Munich - Munich police are questioning a 27-year-old Afghan man suspected of stabbing his former wife to death "in the name of the Koran," police sources said Tuesday. A Munich police spokesman said the 24-old Afghan woman Nesima R., whose full name was withheld for legal reasons, had been stabbed some 20 times, and that the suspect had given the Koran as a justification for the attack.
The woman received stab wounds to the heart and died Monday in hospital.
The pair are believed to have been married while in Afghanistan, although when Zafar, a 27-year-old unemployed painter, came to Germany in 2008, he found the woman in a new relationship with a cousin.
Police think that the former couple, who have a daughter, may themselves have been cousins.
The 3-year-old daughter was an eyewitness to the stabbing, which took place early on Monday morning. A niece of the victim also saw the attack, which occurred outside her apartment.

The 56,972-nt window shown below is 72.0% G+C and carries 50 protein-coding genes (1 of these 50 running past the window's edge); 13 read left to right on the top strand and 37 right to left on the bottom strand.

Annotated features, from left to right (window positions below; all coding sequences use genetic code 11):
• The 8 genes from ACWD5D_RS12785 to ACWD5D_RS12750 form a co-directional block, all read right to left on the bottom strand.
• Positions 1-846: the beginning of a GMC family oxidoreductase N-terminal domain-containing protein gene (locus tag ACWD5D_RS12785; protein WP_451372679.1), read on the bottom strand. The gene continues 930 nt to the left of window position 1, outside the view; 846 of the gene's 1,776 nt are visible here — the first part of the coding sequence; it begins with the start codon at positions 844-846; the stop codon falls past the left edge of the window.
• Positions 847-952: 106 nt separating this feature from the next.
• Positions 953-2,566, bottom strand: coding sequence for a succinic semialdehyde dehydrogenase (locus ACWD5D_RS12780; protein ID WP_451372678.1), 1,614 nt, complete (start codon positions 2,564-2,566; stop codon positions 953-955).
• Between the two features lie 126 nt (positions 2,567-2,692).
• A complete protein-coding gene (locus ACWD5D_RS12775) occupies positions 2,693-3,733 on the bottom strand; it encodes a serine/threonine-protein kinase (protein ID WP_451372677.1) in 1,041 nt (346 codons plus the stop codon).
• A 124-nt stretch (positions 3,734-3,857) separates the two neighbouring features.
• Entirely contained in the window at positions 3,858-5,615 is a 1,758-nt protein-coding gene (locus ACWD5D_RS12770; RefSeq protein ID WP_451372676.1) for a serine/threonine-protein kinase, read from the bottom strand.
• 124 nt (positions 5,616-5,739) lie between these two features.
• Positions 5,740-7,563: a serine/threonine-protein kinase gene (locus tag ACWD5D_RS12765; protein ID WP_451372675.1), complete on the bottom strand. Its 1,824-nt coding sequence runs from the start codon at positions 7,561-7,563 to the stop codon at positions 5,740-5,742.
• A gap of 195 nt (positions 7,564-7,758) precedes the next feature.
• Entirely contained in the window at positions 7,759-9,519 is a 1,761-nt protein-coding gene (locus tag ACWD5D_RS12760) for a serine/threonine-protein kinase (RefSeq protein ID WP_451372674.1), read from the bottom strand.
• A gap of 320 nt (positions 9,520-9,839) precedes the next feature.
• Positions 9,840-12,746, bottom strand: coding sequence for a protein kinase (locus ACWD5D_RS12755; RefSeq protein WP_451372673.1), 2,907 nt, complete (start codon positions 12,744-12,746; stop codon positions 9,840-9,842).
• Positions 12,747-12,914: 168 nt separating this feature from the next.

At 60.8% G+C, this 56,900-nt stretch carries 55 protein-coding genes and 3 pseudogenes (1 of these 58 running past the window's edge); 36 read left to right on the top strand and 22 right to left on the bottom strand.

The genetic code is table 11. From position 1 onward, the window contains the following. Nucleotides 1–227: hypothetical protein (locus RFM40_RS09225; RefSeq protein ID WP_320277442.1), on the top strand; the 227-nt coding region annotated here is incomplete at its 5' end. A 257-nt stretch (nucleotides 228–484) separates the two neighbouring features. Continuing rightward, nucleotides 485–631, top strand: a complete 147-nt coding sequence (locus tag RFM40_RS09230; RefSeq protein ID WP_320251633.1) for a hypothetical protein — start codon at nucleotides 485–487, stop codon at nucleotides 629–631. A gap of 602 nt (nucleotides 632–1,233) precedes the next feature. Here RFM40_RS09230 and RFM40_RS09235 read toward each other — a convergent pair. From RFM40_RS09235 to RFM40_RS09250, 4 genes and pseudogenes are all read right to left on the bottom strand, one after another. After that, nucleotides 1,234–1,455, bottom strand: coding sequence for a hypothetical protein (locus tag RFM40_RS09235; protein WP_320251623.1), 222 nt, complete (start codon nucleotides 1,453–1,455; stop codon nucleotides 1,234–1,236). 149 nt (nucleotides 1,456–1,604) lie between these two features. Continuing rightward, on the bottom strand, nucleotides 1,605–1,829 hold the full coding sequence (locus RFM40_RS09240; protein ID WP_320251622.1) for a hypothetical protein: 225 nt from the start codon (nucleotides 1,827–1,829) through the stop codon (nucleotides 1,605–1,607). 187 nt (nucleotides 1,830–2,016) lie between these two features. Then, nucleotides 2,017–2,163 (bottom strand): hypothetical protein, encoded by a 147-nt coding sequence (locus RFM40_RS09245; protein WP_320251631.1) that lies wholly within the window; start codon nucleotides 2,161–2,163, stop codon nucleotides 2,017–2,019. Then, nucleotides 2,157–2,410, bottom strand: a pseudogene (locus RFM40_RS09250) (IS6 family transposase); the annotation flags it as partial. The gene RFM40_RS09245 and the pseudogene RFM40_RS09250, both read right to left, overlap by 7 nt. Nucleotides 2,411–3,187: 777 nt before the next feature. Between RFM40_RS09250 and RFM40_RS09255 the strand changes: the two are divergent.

The spokesman said police were investigating the "very complex kinship relations" surrounding the case, and suspected it to be a so- called "honour killing."
Honour killing is the term used to describe a murder carried out with the defence of the perceived honour of a family or ethnic group as a motive.
In February, an Afghan man was sentenced to life in prison in the northern city of Hamburg for killing his sister in what prosecutors said was an honour killing.
The judge in that case rejected the honour killing explanation, saying that the family had simply been dysfunctional.
It is not clear in the Munich crime what role other motives, such as jealousy, may have played.
Honour killing has become a sensitive political topic in Germany, with immigrant communities, especially Muslims, accused of importing a barbaric judicial custom.
Terre Des Femmes, a women's rights group, estimates that some 50 women have been killed in Germany in the past 10 years for reasons of supposed honour.
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